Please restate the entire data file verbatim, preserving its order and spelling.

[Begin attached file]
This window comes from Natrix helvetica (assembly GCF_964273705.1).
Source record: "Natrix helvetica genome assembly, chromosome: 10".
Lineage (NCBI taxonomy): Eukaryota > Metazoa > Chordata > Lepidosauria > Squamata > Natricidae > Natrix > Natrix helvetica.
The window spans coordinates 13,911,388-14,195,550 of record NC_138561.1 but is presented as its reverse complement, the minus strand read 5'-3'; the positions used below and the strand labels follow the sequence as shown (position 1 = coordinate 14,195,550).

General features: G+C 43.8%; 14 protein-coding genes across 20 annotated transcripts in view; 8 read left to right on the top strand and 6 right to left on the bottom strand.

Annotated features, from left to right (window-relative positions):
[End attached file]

This window comes from Natrix helvetica (assembly GCF_964273705.1).
Source record: "Natrix helvetica genome assembly, chromosome: 10".
Lineage (NCBI taxonomy): Eukaryota > Metazoa > Chordata > Lepidosauria > Squamata > Natricidae > Natrix > Natrix helvetica.
The window spans coordinates 13,911,388-14,195,550 of record NC_138561.1 but is presented as its reverse complement, the minus strand read 5'-3'; the positions used below and the strand labels follow the sequence as shown (position 1 = coordinate 14,195,550).

General features: G+C 43.8%; 14 protein-coding genes across 20 annotated transcripts in view; 8 read left to right on the top strand and 6 right to left on the bottom strand.

Annotated features, from left to right (window-relative positions):